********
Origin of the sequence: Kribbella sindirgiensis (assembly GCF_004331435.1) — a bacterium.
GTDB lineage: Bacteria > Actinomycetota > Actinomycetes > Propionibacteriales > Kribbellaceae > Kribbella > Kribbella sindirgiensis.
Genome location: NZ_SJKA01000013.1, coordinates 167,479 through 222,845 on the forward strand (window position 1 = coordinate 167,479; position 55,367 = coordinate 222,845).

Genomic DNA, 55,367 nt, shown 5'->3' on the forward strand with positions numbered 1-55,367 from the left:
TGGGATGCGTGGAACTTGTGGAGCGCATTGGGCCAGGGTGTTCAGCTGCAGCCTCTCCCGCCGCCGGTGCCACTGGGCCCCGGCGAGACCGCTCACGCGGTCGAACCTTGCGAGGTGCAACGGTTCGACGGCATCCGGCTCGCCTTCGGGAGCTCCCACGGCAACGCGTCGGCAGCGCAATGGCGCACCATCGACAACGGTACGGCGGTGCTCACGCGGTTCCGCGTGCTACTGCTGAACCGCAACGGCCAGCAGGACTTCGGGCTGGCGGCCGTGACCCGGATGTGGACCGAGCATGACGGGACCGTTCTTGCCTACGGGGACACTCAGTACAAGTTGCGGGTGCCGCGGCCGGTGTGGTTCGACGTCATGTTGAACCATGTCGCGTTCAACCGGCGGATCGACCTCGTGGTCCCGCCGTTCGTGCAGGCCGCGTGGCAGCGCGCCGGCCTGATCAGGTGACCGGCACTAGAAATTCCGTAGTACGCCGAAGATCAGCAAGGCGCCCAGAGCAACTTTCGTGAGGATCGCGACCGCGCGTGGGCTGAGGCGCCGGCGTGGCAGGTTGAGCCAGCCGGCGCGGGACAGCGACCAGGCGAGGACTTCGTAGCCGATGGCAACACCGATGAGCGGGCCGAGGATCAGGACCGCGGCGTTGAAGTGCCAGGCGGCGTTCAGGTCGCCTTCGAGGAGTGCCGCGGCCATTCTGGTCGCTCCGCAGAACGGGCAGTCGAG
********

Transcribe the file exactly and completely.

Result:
Origin of the sequence: Kribbella sindirgiensis (assembly GCF_004331435.1) — a bacterium.
GTDB lineage: Bacteria > Actinomycetota > Actinomycetes > Propionibacteriales > Kribbellaceae > Kribbella > Kribbella sindirgiensis.
Genome location: NZ_SJKA01000013.1, coordinates 167,479 through 222,845 on the forward strand (window position 1 = coordinate 167,479; position 55,367 = coordinate 222,845).

Genomic DNA, 55,367 nt, shown 5'->3' on the forward strand with positions numbered 1-55,367 from the left:
TGGGATGCGTGGAACTTGTGGAGCGCATTGGGCCAGGGTGTTCAGCTGCAGCCTCTCCCGCCGCCGGTGCCACTGGGCCCCGGCGAGACCGCTCACGCGGTCGAACCTTGCGAGGTGCAACGGTTCGACGGCATCCGGCTCGCCTTCGGGAGCTCCCACGGCAACGCGTCGGCAGCGCAATGGCGCACCATCGACAACGGTACGGCGGTGCTCACGCGGTTCCGCGTGCTACTGCTGAACCGCAACGGCCAGCAGGACTTCGGGCTGGCGGCCGTGACCCGGATGTGGACCGAGCATGACGGGACCGTTCTTGCCTACGGGGACACTCAGTACAAGTTGCGGGTGCCGCGGCCGGTGTGGTTCGACGTCATGTTGAACCATGTCGCGTTCAACCGGCGGATCGACCTCGTGGTCCCGCCGTTCGTGCAGGCCGCGTGGCAGCGCGCCGGCCTGATCAGGTGACCGGCACTAGAAATTCCGTAGTACGCCGAAGATCAGCAAGGCGCCCAGAGCAACTTTCGTGAGGATCGCGACCGCGCGTGGGCTGAGGCGCCGGCGTGGCAGGTTGAGCCAGCCGGCGCGGGACAGCGACCAGGCGAGGACTTCGTAGCCGATGGCAACACCGATGAGCGGGCCGAGGATCAGGACCGCGGCGTTGAAGTGCCAGGCGGCGTTCAGGTCGCCTTCGAGGAGTGCCGCGGCCATTCTGGTCGCTCCGCAGAACGGGCAGTCGAG